KLMA in the News
Column: Henry Curtis Has Been A ‘Thorn In The Side’ Of Developers And Power Company Execs For 30 Years
by Paula Dobbyn, on Henry Curtis, member of Ka Lei Maile Aliʻi
Original column published 03/26/2023 in Civil Beat
The inside baseball of energy policy goes way over the heads of most people. In-the-weeds details about microgrids, transmission lines, tariffs, grid stability, fuel supply and price volatility can lull even the most chronic insomniacs to sleep. But for Henry Curtis, energy policy minutia has the opposite effect. It’s energizing and happily keeps him up at night, pouring over regulatory filings, drafting legal motions and writing his energy-focused blog.
Curtis is the longtime executive director of Life of the Land, an environmental and community action group founded in 1970. Its mission is to advocate for Hawaii’s people and environment by advancing sound energy and land-use policies and open, transparent government. Litigation is one of its tools. Over the decades Life of Land has won a slew of major policy cases, including one earlier this month where the Hawaii Supreme Court blocked the Hu Honua bioenergy project from operating on the Big Island, a case that resulted in large part because of Curtis’ efforts.
During his tenure leading Life of the Land, Curtis has played a critical role in everything from halting an unpopular transmission line from being built atop a scenic ridge in Honolulu to joining community groups in stopping wind farms on Lanai and Molokai. Curtis claims at least 12 major energy victories and numerous others outside the energy industry since he came onboard. An economics nerd and policy wonk, Curtis, 70, is considered an elder statesman of Hawaii’s environmental community. Viewing energy through a social justice lens, Curtis lives and breathes all-things energy, especially matters that go before the Legislature or the Public Utilities Commission. The three-member PUC is an obscure but highly influential body that decides what can and can’t be done as far as power, telecommunications and transportation matters in Hawaii.
Although most people will never set foot inside PUC offices in downtown Honolulu or even attend a hearing online, the commission’s work touches virtually every Hawaii resident in one form or another. Whether it’s the cost of monthly electric bills, the price of goods brought to Hawaii on PUC-regulated barges or access to broadband internet across the islands, the PUC likely has a hand in it. Curtis has made it his mission to hawkishly observe the commission with laser-like focus and, when necessary, to dive into the murky depths of the PUC’s quasi-judicial regulatory process.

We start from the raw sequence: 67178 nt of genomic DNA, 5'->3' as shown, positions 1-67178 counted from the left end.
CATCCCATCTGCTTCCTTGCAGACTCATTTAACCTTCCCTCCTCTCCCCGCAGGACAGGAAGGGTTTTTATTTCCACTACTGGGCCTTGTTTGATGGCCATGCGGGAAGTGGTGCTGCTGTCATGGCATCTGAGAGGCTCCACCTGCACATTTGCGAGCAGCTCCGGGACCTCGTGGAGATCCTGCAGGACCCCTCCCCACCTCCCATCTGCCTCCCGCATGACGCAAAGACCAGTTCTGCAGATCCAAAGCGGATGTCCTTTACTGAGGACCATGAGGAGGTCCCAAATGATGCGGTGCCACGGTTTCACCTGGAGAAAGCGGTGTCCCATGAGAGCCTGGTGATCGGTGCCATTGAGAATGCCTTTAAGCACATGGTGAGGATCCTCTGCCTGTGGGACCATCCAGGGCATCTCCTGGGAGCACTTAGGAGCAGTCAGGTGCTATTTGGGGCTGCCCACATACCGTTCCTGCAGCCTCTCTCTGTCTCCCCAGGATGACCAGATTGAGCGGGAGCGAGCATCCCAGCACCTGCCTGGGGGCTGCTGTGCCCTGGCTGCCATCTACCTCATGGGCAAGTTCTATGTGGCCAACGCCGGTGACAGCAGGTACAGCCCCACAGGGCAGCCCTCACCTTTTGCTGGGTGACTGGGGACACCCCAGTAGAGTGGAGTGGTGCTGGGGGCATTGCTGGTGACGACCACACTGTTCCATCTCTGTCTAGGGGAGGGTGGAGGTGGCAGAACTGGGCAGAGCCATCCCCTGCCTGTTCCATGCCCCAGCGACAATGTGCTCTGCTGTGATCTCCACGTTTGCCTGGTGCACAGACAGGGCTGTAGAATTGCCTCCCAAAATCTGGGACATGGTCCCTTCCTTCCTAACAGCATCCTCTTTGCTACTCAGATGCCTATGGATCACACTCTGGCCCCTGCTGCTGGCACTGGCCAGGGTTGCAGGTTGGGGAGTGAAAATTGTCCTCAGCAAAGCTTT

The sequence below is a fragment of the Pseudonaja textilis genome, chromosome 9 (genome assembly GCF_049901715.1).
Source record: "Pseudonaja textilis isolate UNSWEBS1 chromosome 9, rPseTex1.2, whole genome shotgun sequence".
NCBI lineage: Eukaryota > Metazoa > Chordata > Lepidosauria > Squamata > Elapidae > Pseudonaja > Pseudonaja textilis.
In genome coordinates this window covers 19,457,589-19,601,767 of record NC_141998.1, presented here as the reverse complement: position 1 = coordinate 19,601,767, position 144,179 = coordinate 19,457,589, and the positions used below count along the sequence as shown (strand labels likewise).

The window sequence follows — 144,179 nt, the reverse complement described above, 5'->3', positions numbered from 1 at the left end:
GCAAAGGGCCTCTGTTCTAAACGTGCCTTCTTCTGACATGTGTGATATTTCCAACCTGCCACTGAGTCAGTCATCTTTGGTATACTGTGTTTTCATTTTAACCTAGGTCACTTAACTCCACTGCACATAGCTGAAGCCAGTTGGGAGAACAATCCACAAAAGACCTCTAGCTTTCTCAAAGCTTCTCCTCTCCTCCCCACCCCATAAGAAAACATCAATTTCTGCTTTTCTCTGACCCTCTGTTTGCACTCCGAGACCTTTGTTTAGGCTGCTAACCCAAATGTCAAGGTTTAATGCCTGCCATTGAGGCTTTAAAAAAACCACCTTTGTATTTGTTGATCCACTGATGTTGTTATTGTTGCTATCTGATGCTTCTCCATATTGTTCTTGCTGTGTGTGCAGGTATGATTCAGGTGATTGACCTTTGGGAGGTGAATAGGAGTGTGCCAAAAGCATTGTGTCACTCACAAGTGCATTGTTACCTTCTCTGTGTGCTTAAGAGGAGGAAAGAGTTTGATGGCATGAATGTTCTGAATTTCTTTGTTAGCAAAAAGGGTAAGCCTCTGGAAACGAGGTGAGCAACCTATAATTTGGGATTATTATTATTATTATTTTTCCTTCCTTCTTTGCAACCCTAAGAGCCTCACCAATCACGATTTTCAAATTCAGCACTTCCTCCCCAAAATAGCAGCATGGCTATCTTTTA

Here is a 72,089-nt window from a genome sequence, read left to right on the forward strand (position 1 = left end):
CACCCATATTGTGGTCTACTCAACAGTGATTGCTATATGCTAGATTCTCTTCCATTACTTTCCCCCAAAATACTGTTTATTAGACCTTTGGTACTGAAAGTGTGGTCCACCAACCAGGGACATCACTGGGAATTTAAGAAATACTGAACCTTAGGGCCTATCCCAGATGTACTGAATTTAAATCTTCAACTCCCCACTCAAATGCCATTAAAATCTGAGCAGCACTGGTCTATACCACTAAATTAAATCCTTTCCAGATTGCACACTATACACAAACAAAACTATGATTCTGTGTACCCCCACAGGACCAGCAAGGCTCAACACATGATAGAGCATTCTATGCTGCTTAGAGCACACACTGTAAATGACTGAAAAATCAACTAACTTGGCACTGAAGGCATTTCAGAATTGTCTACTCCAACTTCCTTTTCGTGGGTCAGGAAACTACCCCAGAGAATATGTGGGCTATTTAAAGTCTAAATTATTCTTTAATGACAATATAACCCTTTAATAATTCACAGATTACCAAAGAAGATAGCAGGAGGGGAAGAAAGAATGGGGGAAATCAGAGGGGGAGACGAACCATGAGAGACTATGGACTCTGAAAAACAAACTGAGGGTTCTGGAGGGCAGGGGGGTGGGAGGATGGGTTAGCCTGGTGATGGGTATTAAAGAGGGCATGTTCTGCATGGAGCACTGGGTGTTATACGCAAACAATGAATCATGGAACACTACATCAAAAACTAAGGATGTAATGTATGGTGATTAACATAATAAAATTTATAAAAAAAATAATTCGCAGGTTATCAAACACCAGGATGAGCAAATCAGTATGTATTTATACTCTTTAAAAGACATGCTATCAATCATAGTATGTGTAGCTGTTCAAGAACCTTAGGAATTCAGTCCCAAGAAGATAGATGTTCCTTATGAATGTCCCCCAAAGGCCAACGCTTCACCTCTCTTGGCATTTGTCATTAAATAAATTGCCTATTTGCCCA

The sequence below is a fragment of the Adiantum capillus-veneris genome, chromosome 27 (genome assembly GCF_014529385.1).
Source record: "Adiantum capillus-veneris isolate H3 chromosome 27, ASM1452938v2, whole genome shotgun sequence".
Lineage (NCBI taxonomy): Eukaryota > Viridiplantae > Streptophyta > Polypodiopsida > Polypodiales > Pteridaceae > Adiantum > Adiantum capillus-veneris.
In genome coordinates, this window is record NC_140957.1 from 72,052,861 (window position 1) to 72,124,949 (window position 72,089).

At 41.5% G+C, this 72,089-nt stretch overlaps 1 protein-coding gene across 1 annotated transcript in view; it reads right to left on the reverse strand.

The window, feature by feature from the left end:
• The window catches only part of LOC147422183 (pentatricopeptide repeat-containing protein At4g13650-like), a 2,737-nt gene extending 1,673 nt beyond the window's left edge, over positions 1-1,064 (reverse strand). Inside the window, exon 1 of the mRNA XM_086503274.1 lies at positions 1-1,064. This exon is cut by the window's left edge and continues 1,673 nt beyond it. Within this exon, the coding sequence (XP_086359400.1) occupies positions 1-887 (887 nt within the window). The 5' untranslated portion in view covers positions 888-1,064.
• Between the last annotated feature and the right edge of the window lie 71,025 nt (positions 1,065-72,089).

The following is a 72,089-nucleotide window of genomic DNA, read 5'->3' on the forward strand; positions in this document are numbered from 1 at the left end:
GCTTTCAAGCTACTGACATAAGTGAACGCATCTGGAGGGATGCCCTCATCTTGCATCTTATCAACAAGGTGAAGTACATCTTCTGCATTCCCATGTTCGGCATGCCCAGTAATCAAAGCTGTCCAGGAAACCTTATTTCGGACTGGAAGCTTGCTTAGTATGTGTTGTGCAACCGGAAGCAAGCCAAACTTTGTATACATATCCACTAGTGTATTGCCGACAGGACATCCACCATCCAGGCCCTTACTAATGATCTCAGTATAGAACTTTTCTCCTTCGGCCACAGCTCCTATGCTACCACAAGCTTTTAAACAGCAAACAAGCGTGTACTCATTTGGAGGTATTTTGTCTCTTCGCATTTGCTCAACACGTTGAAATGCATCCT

He is a frequent intervenor. He testifies or submits public comments and frequently challenges PUC decisions with the help of attorneys who often act pro bono or for reduced fees. Sometimes he drafts motions and briefs himself, despite not having a law degree or any formal legal training. Since joining Life of the Land nearly three decades ago, Curtis has sought to intervene in over 100 regulatory proceedings. The PUC has let the group play a formal role in 60 cases.
Jennifer Potter remembers meeting Curtis shortly after she started as a PUC commissioner in July 2018. Curtis was representing environmental stakeholders during a performance-based regulatory proceeding. Performance-based regulations are a portfolio of incentives that reward utilities for meeting renewable energy targets, lowering costs for ratepayers and improving customer services.
As expected, Curtis had a lot to say at the PUC proceeding. He listened closely and interjected with tough questions, Potter recalled. “I was like, ‘Who is this guy?’” said Potter, who left the PUC in October and now works for a consulting company directing regulatory innovation. A New York City native, Curtis is known for his take-no-prisoners style. He eschews small talk and gets to his point quickly. After adjusting to Curtis’ bluntness, Potter said she quickly came to realize how important it was to have his voice in the room, even if his frequent lawsuits and stridency felt a bit like a “thorn in the side.” “He challenged us. He stretched the way we thought of the constitution, the way we thought about statute, the way we considered what was in the public interest in a way that I don’t think we had conventionally done before,” Potter said.
Curtis has long focused on advancing Hawaii’s transition away from fossil fuels and toward a renewable energy future. To force the PUC to move utilities in that direction, Curtis used the Hawaii state constitution as his North Star. To Potter’s knowledge, no one had really done that before. The state constitution guarantees citizens the right to a clean and healthy environment. Curtis has used the constitution’s mandates for conservation and protection of Hawaii’s natural resources to prod the PUC into considering air pollution during its decision-making. He did this during a 2017 rate case involving Hawaii Gas, a strategy Potter found innovative. A rate case is where a utility presents arguments to the PUC for why it needs to adjust – usually raise – the prices it charges customers. “He argued that we hadn’t thoroughly evaluated the greenhouse gas emissions from the line extensions which was weird because he did it in a rate case,” Potter said. “We never had evaluated greenhouse gas emissions in a rate case.” Curtis appealed the PUC’s decision in the gas case to the Hawaii Supreme Court in 2019 and won the next year, with justices remanding the matter back to the PUC to address greenhouse gas emissions and to fulfill its constitutional obligations.